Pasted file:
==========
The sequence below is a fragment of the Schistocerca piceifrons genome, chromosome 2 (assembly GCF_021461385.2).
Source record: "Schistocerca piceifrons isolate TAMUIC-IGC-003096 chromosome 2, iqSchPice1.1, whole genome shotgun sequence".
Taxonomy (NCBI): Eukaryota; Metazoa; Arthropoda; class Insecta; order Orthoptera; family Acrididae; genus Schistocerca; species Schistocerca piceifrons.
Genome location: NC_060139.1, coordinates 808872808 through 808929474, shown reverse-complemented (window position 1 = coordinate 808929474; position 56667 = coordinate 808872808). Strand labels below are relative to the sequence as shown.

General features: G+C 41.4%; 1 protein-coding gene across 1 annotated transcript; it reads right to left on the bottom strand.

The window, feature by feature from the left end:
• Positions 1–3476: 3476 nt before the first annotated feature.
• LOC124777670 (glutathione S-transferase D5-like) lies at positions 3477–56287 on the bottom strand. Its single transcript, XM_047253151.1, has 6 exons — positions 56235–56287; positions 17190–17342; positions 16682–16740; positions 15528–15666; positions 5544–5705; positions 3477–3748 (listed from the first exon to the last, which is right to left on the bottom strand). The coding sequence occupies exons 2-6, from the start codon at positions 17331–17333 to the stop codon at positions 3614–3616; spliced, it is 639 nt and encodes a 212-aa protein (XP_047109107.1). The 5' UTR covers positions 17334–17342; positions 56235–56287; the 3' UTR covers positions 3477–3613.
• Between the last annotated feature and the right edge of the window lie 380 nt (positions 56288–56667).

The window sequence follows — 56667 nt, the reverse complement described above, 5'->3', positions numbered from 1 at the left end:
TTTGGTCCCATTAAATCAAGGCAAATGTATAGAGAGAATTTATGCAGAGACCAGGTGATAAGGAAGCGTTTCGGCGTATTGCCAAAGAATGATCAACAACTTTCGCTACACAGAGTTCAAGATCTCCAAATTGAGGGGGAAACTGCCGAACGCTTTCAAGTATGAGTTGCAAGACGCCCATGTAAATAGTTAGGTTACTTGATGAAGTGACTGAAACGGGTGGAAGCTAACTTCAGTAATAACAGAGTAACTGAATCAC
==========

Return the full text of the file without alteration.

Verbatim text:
The sequence below is a fragment of the Schistocerca piceifrons genome, chromosome 2 (assembly GCF_021461385.2).
Source record: "Schistocerca piceifrons isolate TAMUIC-IGC-003096 chromosome 2, iqSchPice1.1, whole genome shotgun sequence".
Taxonomy (NCBI): Eukaryota; Metazoa; Arthropoda; class Insecta; order Orthoptera; family Acrididae; genus Schistocerca; species Schistocerca piceifrons.
Genome location: NC_060139.1, coordinates 808872808 through 808929474, shown reverse-complemented (window position 1 = coordinate 808929474; position 56667 = coordinate 808872808). Strand labels below are relative to the sequence as shown.

General features: G+C 41.4%; 1 protein-coding gene across 1 annotated transcript; it reads right to left on the bottom strand.

The window, feature by feature from the left end:
• Positions 1–3476: 3476 nt before the first annotated feature.
• LOC124777670 (glutathione S-transferase D5-like) lies at positions 3477–56287 on the bottom strand. Its single transcript, XM_047253151.1, has 6 exons — positions 56235–56287; positions 17190–17342; positions 16682–16740; positions 15528–15666; positions 5544–5705; positions 3477–3748 (listed from the first exon to the last, which is right to left on the bottom strand). The coding sequence occupies exons 2-6, from the start codon at positions 17331–17333 to the stop codon at positions 3614–3616; spliced, it is 639 nt and encodes a 212-aa protein (XP_047109107.1). The 5' UTR covers positions 17334–17342; positions 56235–56287; the 3' UTR covers positions 3477–3613.
• Between the last annotated feature and the right edge of the window lie 380 nt (positions 56288–56667).

The window sequence follows — 56667 nt, the reverse complement described above, 5'->3', positions numbered from 1 at the left end:
TTTGGTCCCATTAAATCAAGGCAAATGTATAGAGAGAATTTATGCAGAGACCAGGTGATAAGGAAGCGTTTCGGCGTATTGCCAAAGAATGATCAACAACTTTCGCTACACAGAGTTCAAGATCTCCAAATTGAGGGGGAAACTGCCGAACGCTTTCAAGTATGAGTTGCAAGACGCCCATGTAAATAGTTAGGTTACTTGATGAAGTGACTGAAACGGGTGGAAGCTAACTTCAGTAATAACAGAGTAACTGAATCAC